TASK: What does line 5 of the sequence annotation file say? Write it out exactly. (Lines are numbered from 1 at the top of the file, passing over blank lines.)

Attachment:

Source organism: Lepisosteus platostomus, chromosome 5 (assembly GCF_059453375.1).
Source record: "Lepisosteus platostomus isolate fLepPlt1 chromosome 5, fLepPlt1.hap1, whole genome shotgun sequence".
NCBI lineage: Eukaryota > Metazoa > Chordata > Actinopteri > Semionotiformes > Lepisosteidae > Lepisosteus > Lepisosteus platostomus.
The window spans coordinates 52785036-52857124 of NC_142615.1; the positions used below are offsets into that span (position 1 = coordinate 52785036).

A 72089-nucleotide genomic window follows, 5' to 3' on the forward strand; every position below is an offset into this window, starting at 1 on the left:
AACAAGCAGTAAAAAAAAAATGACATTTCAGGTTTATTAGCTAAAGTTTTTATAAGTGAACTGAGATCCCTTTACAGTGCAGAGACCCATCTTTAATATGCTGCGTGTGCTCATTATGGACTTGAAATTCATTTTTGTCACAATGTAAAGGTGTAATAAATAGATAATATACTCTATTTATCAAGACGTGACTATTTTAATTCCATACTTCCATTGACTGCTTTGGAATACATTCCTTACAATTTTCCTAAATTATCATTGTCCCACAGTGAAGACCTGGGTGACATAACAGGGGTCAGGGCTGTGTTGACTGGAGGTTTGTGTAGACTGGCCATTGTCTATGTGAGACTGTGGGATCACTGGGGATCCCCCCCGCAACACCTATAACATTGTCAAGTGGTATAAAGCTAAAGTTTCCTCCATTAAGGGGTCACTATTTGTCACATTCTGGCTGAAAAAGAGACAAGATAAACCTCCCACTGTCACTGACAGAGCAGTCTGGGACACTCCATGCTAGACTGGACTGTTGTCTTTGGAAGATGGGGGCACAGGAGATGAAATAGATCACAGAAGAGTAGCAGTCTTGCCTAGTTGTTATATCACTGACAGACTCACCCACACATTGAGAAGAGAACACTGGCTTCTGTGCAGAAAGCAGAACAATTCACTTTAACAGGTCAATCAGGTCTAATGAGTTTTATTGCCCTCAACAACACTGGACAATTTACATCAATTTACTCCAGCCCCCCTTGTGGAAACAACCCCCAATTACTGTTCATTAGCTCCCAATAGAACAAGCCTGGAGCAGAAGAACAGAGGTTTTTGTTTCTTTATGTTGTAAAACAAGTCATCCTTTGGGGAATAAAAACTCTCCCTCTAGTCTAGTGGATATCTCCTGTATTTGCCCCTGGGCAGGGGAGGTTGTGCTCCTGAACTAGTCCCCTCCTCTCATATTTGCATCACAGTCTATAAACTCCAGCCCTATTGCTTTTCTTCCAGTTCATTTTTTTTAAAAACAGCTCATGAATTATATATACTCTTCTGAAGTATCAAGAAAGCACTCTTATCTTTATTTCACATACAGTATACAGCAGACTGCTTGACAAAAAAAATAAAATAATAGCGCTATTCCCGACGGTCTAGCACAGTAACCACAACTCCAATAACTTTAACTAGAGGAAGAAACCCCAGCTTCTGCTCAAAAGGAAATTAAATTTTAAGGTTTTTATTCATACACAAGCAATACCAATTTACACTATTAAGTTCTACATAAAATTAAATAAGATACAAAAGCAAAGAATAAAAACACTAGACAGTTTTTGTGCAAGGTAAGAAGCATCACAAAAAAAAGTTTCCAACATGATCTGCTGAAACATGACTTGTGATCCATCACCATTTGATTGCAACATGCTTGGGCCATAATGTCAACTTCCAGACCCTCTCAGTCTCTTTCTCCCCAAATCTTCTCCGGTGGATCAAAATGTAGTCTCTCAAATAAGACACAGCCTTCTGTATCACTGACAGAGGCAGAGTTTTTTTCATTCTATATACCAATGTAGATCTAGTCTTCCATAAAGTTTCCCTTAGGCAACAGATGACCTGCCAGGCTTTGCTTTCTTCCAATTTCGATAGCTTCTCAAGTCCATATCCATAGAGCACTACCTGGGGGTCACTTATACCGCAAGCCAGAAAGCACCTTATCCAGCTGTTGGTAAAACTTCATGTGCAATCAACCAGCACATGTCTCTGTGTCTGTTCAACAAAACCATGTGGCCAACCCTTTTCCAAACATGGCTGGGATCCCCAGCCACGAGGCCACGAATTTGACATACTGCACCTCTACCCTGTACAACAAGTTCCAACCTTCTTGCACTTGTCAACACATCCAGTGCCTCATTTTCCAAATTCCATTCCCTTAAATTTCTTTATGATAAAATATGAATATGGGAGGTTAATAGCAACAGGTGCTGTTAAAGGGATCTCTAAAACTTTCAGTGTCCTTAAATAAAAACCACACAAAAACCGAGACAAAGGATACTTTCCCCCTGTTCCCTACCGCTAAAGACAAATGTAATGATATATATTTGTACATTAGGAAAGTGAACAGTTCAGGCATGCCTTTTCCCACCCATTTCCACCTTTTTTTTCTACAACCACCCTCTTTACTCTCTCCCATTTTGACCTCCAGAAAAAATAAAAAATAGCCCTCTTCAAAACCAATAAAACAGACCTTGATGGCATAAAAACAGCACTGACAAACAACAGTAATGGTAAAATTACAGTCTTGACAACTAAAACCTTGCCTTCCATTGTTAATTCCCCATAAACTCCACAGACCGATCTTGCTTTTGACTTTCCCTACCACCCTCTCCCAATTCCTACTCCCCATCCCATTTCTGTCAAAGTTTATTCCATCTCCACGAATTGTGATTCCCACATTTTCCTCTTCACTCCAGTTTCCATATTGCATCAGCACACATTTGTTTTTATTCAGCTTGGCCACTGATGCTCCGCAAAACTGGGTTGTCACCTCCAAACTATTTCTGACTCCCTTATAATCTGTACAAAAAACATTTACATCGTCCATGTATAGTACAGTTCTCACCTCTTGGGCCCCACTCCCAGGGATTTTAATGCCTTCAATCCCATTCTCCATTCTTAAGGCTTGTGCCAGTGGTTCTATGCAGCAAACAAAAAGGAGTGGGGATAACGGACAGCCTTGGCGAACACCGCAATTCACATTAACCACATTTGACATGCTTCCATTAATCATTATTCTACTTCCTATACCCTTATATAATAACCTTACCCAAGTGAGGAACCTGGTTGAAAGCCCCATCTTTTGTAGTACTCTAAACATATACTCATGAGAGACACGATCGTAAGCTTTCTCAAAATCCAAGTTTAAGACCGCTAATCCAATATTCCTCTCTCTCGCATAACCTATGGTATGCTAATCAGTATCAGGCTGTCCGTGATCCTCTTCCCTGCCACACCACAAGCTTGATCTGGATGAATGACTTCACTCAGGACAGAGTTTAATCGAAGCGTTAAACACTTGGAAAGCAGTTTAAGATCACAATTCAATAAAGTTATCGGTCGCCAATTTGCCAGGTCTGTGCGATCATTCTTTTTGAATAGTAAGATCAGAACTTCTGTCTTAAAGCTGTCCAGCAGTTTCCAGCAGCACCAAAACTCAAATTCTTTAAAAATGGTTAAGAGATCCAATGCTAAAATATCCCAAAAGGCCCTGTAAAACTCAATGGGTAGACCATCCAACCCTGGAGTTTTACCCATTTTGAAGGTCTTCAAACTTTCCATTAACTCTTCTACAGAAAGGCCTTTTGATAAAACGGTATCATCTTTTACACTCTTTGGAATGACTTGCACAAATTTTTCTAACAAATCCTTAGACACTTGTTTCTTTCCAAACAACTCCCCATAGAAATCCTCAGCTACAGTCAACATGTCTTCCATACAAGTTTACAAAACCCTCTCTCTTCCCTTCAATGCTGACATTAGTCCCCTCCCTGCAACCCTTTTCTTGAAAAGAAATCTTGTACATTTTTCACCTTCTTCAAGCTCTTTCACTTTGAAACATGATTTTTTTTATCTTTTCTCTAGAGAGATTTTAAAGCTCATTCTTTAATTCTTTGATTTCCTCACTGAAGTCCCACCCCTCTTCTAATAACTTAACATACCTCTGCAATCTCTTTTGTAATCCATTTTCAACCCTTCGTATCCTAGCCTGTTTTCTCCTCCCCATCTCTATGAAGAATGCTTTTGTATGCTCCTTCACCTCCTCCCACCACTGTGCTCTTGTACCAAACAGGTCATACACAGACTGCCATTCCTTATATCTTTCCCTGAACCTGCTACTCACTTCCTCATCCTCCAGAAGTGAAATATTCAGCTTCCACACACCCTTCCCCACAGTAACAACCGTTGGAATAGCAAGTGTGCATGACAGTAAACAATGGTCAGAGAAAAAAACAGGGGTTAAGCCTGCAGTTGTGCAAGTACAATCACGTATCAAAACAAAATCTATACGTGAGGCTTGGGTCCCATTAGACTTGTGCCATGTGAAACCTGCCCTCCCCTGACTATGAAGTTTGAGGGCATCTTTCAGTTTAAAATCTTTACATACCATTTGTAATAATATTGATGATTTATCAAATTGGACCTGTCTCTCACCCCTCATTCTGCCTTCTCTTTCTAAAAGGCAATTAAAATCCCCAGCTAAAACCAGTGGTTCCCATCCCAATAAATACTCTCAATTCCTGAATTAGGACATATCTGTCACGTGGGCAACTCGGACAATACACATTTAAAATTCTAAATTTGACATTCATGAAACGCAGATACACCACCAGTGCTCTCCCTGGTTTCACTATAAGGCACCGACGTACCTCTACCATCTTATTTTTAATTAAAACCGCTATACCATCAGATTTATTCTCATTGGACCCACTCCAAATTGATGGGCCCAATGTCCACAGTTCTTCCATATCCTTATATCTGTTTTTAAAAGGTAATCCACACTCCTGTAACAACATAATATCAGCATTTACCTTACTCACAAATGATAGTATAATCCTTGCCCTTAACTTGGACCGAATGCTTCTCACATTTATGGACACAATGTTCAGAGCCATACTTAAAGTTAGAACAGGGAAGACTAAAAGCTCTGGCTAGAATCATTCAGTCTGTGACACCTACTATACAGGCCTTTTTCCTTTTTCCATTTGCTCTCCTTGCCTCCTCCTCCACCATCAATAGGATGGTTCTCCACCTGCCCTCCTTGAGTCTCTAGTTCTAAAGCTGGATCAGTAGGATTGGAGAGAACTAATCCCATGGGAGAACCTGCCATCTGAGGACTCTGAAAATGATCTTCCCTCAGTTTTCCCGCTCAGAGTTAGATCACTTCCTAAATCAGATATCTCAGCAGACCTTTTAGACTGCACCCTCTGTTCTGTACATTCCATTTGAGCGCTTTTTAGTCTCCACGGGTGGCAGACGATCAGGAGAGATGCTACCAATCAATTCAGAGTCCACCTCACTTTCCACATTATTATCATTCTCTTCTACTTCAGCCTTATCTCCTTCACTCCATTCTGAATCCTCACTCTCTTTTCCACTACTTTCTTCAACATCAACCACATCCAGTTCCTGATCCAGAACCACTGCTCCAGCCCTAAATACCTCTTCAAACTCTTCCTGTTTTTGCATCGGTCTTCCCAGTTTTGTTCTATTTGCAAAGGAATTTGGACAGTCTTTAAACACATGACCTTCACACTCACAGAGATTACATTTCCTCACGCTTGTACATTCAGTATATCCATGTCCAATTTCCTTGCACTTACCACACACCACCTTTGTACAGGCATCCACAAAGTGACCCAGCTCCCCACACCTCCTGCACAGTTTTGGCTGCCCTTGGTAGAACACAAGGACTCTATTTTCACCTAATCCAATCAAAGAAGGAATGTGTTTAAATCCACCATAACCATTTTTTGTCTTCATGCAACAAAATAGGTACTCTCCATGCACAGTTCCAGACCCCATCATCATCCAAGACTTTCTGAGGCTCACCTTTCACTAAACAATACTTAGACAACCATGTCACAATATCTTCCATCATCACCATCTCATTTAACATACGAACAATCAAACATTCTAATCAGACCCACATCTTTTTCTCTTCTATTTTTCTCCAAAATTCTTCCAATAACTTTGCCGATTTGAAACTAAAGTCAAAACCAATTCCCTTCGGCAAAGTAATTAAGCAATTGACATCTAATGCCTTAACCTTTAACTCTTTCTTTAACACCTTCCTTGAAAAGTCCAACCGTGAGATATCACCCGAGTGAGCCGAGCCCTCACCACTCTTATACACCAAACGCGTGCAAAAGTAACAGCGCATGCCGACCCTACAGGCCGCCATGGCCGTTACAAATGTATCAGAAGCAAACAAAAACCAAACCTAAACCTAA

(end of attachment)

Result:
A 72089-nucleotide genomic window follows, 5' to 3' on the forward strand; every position below is an offset into this window, starting at 1 on the left: